These are copies of the correspondence between Chinapeake Energy’s lobbyist in New York, Tom West and the DEC’s lawyers. Who copied down the lobbyist’s wording almost verbatim.
On March 26, 2008, Tom West, his law partner and as many as seven Chesapeake Energy employees met with Jack Dahl of the DEC to present Chesapeake’s proposal to increase the state well spacing for shale gas wells, and to reduce the set back of gas wells within that unit from the property lines. Simply put, it is better for the driller for the spacing unit to be as large as possible, since that enables them to hold more acreage with one well in what amounts to a land speculation. It is also better for the driller for the gas well setback to be as close as possible to the property line.
Conversely, the landowner is generally worse off with a large spacing unit, since that enables the driller to hold more acreage with the least number of wells, which can equate to lower royalties for the landowner. And the neighbors are worse off if the gas well is closer to their property line.
Shown below is what the law was before Chesapeake re-wrote it, what Chesapeake proposed to Jack Dahl and Allison Crocker of the DEC, and what the final proposed law was. See page 5 of this list of communiqués between West and DEC staff. In a nutshell, Chesapeake wrote New York’s shale gas spacing and gas well setback law. There is no indication that the DEC staff did anything but take dictation.
New York regulations prior to 2008
Less than 4,000 feet deep 80 acres 660’ set back
4,000 – 6,000 feet 160 acres 660’
6,000 – 8,000 feet 320 acres 1,000’
> 8,000 feet deep 640 acres 1,500’
Chesapeake’s Proposed Regulations 640 acres 330’
New DEC proposed regulations  640 acres 330’
After 2008, as gas prices fell, Chesapeake scrambled to hold its leased acreage without drilling it, arguing force majeure to extend its leases in New Yorkand attempting to get the well spacing doubled, to 1,280 acres, or two square miles. IOGA pushed for such a doubling in a September 11, 2011 letter to the DEC :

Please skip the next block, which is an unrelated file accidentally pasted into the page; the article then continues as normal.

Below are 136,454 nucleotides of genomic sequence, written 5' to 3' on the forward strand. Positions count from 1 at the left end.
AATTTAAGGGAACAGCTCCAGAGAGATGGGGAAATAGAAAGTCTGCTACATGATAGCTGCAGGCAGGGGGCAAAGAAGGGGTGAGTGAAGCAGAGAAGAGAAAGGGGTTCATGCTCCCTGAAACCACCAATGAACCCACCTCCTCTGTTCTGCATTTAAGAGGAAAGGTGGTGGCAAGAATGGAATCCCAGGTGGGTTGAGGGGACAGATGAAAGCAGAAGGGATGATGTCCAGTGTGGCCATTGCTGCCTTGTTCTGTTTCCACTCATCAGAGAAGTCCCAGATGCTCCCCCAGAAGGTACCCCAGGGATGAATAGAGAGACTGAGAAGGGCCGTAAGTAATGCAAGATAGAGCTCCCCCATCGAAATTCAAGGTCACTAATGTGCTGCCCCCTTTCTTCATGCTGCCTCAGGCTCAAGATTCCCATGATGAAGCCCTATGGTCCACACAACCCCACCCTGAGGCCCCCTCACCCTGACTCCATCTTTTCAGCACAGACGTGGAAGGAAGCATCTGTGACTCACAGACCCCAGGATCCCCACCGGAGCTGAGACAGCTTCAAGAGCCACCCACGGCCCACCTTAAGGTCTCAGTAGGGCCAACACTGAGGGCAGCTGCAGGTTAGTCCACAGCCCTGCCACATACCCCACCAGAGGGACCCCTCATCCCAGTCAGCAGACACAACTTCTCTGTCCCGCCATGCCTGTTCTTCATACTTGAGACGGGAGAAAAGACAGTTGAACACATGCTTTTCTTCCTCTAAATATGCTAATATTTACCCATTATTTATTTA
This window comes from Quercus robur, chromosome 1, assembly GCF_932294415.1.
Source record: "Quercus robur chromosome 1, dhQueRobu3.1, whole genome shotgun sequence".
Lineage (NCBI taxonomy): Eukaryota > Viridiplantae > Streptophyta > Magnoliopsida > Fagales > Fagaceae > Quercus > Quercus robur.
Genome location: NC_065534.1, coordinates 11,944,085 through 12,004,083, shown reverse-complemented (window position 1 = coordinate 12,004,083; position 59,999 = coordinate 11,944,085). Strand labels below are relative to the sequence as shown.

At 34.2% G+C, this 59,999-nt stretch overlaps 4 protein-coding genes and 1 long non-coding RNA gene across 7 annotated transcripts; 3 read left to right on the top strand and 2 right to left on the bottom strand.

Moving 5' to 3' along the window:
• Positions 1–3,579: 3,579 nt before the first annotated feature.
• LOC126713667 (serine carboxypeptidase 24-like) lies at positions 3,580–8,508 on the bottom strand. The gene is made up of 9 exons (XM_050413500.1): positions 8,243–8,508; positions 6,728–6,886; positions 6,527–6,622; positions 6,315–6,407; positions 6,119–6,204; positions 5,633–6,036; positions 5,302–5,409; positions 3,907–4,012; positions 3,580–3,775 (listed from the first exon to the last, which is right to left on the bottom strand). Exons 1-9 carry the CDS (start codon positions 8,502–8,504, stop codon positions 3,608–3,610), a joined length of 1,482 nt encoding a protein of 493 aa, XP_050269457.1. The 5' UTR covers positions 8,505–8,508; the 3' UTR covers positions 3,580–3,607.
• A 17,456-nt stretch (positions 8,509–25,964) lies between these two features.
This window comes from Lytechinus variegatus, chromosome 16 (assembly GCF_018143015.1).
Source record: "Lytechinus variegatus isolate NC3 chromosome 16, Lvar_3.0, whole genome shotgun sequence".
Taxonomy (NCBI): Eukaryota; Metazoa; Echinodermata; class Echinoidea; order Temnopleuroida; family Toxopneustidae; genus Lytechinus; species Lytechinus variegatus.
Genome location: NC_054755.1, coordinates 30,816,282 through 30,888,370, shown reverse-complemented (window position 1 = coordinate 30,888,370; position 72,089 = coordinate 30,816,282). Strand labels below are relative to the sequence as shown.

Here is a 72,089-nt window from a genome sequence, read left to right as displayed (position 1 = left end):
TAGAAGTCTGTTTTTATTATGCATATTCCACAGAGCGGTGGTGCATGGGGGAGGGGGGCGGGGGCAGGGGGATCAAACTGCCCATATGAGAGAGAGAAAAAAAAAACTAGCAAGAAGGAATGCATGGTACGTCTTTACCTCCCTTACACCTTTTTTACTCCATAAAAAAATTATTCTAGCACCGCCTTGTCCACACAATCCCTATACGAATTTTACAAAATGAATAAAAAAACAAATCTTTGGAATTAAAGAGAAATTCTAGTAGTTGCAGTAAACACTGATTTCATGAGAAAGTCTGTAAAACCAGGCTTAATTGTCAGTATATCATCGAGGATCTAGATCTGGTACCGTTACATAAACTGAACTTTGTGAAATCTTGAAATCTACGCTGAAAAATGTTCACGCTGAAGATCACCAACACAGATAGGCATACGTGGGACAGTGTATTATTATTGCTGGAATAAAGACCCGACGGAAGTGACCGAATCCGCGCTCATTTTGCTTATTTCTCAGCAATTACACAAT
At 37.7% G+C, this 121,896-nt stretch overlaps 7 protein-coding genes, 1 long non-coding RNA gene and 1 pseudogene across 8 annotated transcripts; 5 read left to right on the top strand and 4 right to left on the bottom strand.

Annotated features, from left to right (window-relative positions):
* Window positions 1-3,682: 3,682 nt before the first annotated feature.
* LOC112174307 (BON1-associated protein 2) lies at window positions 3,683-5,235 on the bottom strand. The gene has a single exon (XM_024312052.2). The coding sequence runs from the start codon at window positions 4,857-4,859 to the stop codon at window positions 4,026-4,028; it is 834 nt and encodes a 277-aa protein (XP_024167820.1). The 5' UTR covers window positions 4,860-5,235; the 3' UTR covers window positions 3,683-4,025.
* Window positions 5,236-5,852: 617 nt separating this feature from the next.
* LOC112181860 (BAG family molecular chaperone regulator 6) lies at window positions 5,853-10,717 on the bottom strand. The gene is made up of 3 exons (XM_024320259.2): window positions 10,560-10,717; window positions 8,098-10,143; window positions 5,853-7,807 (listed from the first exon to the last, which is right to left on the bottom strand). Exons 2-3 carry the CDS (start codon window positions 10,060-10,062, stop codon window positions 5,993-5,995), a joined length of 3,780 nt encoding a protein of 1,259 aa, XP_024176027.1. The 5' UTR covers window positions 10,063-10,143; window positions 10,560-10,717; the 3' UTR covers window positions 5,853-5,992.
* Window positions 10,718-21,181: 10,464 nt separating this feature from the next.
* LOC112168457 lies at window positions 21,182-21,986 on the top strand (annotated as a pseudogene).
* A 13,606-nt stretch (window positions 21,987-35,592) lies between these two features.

“Because New York law limits the size of spacing units for shale wells up to 640 acres, it will be the practice of industry to layout back-to-back units with a common well pad for both units thereby draining areas up to 1280 acres (two square miles).” 
The drillers subsequently persuaded State Senator Mark Grisanti to attempt to increase the spacing unit for one well up to 2 square miles. 
Perversely, such large well spacings facilitate the use of compulsory integration to coerce non-consenting landowners into participating in wells. New York’s compulsory integration law was for all intents and purposes written by Chesapeake’s lobbyist, Tom West, as evidenced by his correspondence with DEC staff attorney Allison Crocker in 2005, pages 58 – 103. 
Consequently, as amended by West and Crocker, New York now has the worst compulsory integration law in the United States, as practiced by the DEC. New York’s DEC, in league with Tom West as Anschutz’s lawyer, is one of the few state agencies that has ever compelled a homeowner into participating in a gas well. 
The DEC staff may soon have to learn chinese in order to understand what they are being told to do by the new owners of Chinapeake Energy
James L. Northrup
Copy of this paper here :